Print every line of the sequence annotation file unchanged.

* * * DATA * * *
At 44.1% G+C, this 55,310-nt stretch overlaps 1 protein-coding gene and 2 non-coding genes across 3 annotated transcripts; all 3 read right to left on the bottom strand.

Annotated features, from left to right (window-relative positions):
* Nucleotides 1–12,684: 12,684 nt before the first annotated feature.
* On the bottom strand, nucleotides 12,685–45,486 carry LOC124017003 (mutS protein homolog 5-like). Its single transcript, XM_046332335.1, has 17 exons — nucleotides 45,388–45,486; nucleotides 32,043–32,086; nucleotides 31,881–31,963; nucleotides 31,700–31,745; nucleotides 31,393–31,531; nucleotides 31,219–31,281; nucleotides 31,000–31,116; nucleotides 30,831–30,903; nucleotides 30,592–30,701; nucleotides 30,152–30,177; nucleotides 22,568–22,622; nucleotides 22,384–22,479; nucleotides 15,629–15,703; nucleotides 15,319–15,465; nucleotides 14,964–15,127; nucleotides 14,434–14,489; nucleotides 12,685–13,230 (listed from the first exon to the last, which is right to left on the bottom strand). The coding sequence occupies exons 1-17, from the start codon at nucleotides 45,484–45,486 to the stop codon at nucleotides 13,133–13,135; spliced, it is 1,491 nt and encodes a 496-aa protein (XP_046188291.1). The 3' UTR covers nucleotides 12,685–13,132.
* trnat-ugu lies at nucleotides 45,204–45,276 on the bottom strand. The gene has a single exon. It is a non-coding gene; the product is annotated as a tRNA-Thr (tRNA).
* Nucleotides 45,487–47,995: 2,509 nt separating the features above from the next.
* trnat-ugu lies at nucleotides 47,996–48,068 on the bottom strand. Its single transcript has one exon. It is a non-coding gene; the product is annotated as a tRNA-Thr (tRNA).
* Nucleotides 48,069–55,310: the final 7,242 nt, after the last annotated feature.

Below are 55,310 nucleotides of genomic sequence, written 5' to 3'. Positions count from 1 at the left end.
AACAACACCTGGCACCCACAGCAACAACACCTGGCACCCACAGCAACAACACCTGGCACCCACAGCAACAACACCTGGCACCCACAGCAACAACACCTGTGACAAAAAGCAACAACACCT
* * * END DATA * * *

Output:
At 44.1% G+C, this 55,310-nt stretch overlaps 1 protein-coding gene and 2 non-coding genes across 3 annotated transcripts; all 3 read right to left on the bottom strand.

Annotated features, from left to right (window-relative positions):
* Nucleotides 1–12,684: 12,684 nt before the first annotated feature.
* On the bottom strand, nucleotides 12,685–45,486 carry LOC124017003 (mutS protein homolog 5-like). Its single transcript, XM_046332335.1, has 17 exons — nucleotides 45,388–45,486; nucleotides 32,043–32,086; nucleotides 31,881–31,963; nucleotides 31,700–31,745; nucleotides 31,393–31,531; nucleotides 31,219–31,281; nucleotides 31,000–31,116; nucleotides 30,831–30,903; nucleotides 30,592–30,701; nucleotides 30,152–30,177; nucleotides 22,568–22,622; nucleotides 22,384–22,479; nucleotides 15,629–15,703; nucleotides 15,319–15,465; nucleotides 14,964–15,127; nucleotides 14,434–14,489; nucleotides 12,685–13,230 (listed from the first exon to the last, which is right to left on the bottom strand). The coding sequence occupies exons 1-17, from the start codon at nucleotides 45,484–45,486 to the stop codon at nucleotides 13,133–13,135; spliced, it is 1,491 nt and encodes a 496-aa protein (XP_046188291.1). The 3' UTR covers nucleotides 12,685–13,132.
* trnat-ugu lies at nucleotides 45,204–45,276 on the bottom strand. The gene has a single exon. It is a non-coding gene; the product is annotated as a tRNA-Thr (tRNA).
* Nucleotides 45,487–47,995: 2,509 nt separating the features above from the next.
* trnat-ugu lies at nucleotides 47,996–48,068 on the bottom strand. Its single transcript has one exon. It is a non-coding gene; the product is annotated as a tRNA-Thr (tRNA).
* Nucleotides 48,069–55,310: the final 7,242 nt, after the last annotated feature.

Below are 55,310 nucleotides of genomic sequence, written 5' to 3'. Positions count from 1 at the left end.
AACAACACCTGGCACCCACAGCAACAACACCTGGCACCCACAGCAACAACACCTGGCACCCACAGCAACAACACCTGGCACCCACAGCAACAACACCTGTGACAAAAAGCAACAACACCT